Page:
Akash’s gasping laughter cuts him off.
“Asexual? Sometimes, but mostly not, I think.” Akash, wincing, rests a hand against his ribs, rolls so he faces the floor and drags himself down off the chair, sitting up with his legs tucked under his shift and much of his hair. Mirth darkens his cheeks to a vivid scarlet. “I don’t know why we never figured it before, because aromantic? So much.”
Ila glances at Akash, sighs and shakes hir head. “I wouldn’t have said it like that … but I don’t think he’s wrong, Dari.” Ze breathes out, long and slow; Ila holds hir feelings too close for Darius to read them, much of the time, beyond the absence of bolder emotions like rage or hurt. “And … and we didn’t figure it before because we assumed your distance from people is divergence and hatred, and we didn’t think to look.”
Akash stares at Ila, his lips parted, before grimacing and nodding.
For the life of him, Darius doesn’t know what to think, never mind speak.
“I know people are difficult, and that can’t be neatly cut out or ignored. But do you think this ideal for you?” Ila flicks hir fingers towards hirself and Akash. How does ze keep hir nails so long and neat? “Close friends, people who can talk with you, and take to bed when you can bear the touching? But you can come and go as you like? And it’s casual?”
After a moment, Darius flaps his right hand. He thought he said as much, albeit with a greater indirectness—a revelation that didn’t feel this hazardous five minutes earlier.
If names are meant to bring clarity, why does he feel so uneasy?
“And Harlow wants something else, something you don’t have to give her? Or want to, to her or anyone?”
Can he step back into yesterday evening? Can he return to say that one-word answer, however false it rings? Yes, voiced to romance’s expectation, doesn’t feel as dangerous as assenting to Ila’s alternative … but Darius twitches his right thumb and pointer finger. If he struggles with the little shades of deception the world seems necessary and even polite, how can he lie to Harlow?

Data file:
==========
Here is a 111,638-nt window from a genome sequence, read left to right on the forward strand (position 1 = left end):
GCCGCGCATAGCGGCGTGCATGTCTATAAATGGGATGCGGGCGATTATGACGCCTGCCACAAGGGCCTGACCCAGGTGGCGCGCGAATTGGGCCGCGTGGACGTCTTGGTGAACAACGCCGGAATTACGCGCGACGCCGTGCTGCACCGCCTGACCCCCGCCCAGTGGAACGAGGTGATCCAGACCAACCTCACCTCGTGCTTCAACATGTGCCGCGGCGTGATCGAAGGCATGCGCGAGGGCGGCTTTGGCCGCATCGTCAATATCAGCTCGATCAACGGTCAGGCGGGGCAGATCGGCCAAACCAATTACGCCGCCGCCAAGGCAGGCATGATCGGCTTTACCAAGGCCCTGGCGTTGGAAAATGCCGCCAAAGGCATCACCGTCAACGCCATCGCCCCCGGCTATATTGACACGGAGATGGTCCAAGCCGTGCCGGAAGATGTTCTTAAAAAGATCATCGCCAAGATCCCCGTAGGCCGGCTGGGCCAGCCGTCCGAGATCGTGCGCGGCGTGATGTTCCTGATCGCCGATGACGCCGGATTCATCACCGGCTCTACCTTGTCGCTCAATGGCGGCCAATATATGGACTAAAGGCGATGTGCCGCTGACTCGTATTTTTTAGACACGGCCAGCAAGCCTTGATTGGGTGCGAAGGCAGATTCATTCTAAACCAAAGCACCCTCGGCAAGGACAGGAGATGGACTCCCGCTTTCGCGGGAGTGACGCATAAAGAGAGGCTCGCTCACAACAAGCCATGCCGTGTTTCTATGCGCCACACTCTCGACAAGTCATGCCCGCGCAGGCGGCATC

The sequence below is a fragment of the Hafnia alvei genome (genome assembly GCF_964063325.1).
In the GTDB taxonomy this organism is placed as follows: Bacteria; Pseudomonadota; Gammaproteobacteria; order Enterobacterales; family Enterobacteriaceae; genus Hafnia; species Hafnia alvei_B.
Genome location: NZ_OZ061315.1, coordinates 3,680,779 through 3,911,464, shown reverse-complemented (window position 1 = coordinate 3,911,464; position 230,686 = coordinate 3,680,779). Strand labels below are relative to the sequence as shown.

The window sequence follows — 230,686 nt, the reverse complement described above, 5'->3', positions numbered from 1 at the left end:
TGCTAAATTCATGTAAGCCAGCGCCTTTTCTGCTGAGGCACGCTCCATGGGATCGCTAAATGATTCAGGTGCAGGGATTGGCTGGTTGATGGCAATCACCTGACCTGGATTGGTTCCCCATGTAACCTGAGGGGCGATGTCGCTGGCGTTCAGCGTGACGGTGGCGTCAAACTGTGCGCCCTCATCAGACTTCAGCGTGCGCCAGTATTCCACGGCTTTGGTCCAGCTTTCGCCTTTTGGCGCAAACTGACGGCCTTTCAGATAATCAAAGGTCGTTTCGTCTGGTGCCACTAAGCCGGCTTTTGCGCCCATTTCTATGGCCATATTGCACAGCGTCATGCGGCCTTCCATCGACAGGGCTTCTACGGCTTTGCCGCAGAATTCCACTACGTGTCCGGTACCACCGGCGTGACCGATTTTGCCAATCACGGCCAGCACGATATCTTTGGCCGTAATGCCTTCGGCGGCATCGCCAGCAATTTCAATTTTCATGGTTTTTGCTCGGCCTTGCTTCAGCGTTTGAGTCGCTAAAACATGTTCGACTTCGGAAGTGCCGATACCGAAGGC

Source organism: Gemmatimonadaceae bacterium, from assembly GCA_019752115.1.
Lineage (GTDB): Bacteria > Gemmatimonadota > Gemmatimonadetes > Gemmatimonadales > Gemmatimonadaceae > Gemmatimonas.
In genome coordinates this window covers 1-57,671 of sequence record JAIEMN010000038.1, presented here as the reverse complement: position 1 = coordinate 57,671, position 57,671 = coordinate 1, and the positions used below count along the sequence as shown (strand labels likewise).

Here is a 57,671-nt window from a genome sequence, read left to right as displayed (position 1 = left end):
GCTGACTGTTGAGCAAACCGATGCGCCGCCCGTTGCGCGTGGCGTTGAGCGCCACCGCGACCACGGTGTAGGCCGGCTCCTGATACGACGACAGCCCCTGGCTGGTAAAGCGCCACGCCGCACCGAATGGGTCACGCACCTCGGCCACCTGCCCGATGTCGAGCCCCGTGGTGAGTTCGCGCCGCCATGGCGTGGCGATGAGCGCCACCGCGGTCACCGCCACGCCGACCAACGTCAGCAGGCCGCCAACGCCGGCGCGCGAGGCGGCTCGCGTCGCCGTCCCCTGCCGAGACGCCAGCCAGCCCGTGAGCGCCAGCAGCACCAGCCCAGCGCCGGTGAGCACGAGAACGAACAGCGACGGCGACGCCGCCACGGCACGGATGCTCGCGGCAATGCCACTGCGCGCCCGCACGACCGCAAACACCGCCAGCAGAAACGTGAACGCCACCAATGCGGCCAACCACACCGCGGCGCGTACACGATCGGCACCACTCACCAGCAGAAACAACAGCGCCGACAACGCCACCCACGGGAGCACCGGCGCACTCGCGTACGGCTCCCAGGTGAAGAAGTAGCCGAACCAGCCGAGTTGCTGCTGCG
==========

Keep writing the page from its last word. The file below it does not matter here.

Akash’s eyebrows creep up his forehead. “See?”
Ila’s smile holds a patient gentleness, as though ze fears sending Darius scrambling out of the bath and down the hall to somewhere less complicated. “When I was younger, unknowing, most people I thought I was attracted to—romantically—were people I’d never have a chance of a relationship with. It’s more like I latched onto anything to fit in; the world didn’t tell me that I could be anything else.”
Seven years gave Darius ample opportunity to mention, however offhandedly, the reason he crossed the Straits: to find an eldritch sword, an expression of love, for the man who was once his teacher.
“Feels, feels … too real, then, to be … pretend. Then. Then.”
Ila nods. “I know. Does it feel as though it was real now?”
Darius’s left hand speaks answer enough.
K. A. Cook is an abrosexual, aromantic, genderless, autistic, queer adult who experiences chronic pain and mental illness. Ze writes creative non-fiction, personal essays and novels about the above on the philosophy that if the universe is going to make life interesting, ze may as well make interesting art. Ze can be found online at Queer Without Gender and @aroworlds.